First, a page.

Nobu Hotel Caesars Palace, Las Vegas, Nevada – Review
What happens in Vegas, stays in Vegas. The very thought of this had me looking forward to my visit to Sin City, and my trip would present many new experiences unique to Las Vegas. Aside from partaking in my very first gambling experience (one or two small stints at the Roulette table), one of them was my hotel experience. Entering Caesars Palace can be an overwhelming assault on the senses. The sheer size and apparent endlessness of the hotel harkens to a time of opulent grandiosity and the intended impact wasn’t lost on this first-time visitor to Vegas. Nobu, a restaurant chain with over 25 locations throughout the world and renowned for its Japanese cuisine, recently opened its very own hotel, located within the Caesars Palace property.
The Nobu hotel is a hotel within a hotel, and it’s a fairly intimate one, with 181 rooms compared with Caesar’s 4,000, and was constructed within the former Centurion Tower, which looks unchanged from the outside. What did change was everything within.
Check in at the Nobu Tower was quick, efficient and very personal as the staffer came out from behind reception to greet me and used an iPad to complete the registration. On the way to the room I was introduced to the latest in hotel elevator systems. which provides an extra degree of privacy and security. A centrally-located optical scanner read my room key before I entered the lift and I selected my floor before entering. The system indicates which elevator to use and has no buttons inside other than open, close, and help. No further action is necessary: after boarding, the elevator it automatically whisked me to my floor.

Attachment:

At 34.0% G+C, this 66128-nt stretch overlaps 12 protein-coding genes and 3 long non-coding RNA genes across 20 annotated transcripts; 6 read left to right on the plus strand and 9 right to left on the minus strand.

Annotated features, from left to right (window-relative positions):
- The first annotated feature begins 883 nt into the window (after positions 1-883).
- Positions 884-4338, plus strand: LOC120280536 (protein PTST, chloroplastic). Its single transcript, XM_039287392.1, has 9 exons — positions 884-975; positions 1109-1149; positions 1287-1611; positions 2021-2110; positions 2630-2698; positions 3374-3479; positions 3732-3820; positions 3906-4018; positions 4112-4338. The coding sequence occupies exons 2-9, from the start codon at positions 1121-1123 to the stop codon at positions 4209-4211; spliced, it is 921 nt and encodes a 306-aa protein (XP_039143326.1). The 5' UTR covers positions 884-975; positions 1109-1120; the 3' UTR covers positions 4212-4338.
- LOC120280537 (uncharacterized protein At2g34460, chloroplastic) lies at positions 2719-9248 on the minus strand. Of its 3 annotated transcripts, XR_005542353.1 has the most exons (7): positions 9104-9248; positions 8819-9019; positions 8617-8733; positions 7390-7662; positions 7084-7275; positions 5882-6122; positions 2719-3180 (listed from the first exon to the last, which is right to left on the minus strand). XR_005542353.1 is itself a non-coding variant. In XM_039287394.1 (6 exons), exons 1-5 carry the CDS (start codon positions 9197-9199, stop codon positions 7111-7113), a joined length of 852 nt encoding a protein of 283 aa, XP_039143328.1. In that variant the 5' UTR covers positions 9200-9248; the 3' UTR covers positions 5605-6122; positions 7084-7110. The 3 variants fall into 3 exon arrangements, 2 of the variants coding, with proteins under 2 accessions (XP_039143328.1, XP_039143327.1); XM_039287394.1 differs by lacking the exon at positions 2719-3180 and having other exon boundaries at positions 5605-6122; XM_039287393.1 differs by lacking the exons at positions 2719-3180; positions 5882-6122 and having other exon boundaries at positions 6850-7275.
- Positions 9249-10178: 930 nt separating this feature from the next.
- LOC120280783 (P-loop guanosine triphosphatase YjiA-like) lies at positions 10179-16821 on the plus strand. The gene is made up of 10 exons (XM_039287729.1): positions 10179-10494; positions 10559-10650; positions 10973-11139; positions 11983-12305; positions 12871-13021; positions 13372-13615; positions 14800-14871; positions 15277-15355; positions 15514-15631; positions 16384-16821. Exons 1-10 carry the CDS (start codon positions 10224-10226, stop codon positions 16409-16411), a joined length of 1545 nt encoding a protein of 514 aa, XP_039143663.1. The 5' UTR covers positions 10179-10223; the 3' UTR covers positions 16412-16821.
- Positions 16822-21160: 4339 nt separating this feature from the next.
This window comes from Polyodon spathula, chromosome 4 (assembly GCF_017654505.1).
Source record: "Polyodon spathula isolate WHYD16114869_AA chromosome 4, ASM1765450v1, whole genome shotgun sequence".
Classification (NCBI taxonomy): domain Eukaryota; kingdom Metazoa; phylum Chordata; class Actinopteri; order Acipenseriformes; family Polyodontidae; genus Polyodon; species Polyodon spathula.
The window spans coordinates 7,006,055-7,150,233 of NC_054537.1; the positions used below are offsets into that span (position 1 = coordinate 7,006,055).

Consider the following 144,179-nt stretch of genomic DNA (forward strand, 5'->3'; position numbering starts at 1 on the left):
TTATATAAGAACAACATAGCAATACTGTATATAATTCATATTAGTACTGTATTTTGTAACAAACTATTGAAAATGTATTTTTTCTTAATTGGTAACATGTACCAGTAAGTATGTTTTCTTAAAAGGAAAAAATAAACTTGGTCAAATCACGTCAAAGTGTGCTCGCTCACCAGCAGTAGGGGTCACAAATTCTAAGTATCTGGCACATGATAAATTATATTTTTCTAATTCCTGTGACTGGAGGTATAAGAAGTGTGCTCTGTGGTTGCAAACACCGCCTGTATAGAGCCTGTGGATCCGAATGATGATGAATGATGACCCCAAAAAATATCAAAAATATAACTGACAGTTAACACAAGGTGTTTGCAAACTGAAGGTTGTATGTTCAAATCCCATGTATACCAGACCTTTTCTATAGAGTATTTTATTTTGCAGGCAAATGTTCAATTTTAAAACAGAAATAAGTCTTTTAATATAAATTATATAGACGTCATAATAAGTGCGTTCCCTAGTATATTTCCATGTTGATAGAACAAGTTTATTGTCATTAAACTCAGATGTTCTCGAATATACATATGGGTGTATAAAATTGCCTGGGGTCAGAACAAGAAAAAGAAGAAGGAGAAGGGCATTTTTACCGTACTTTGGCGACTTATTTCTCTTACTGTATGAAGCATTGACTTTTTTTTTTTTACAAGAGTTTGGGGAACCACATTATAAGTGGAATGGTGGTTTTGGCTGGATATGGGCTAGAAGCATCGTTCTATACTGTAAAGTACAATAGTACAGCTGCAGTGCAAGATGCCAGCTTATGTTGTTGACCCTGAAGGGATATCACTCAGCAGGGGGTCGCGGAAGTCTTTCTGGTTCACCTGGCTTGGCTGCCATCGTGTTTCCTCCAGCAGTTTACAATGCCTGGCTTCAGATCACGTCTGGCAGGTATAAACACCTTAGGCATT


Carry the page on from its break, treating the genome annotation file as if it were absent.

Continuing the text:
The receptionist took my luggage and accompanied me to the room, gave me a brief tour, and sent a complimentary green tea service with Nobu rice crackers shortly thereafter . A plate of apples, a personalized welcome card wishing me to enjoy my stay, and a four-piece box of truffles awaited on a coffee table fronting a comfortable couch
The room décor features a blend of traditional Asian motifs and modern Western expressions. From the flat screen TV, to the shodo calligraphy designs on the wall behind the bed, to the sleek sink in the bathroom, the room was overflowing with contemporary features and amenities. A small box at the foot of the bed, was full of special offers, features, and a guide to the room’s features. Soft, Nobu sandals were provided next to the bed, and various storage drawers, as well as a well-stocked minibar and separate snack bar rounded out the furnishings.
Behind the couch was a window that stretched the width of the room and offered a panoramic view of the gaudy Las Vegas skyline.
The bathroom, to put it plainly, was a delight. The oversized shower, equipped with multiple showerheads, was elegantly clad in black Umi tiles and the Japanese motif was punctuated by a teak bathing stool, a traditional fixture commonly found in Japanese bathhouses.
A dressing area, complete with a large mirror, towel stand, and two plush Nobu bathrobes and a telephone were thoughtful touches and appreciated by this traveler. The sink featured sleek modern fixtures and the lighted mirror is sure to be appreciated by the ladies. A selection of bath and body products was provided on a shelf next to the sink.
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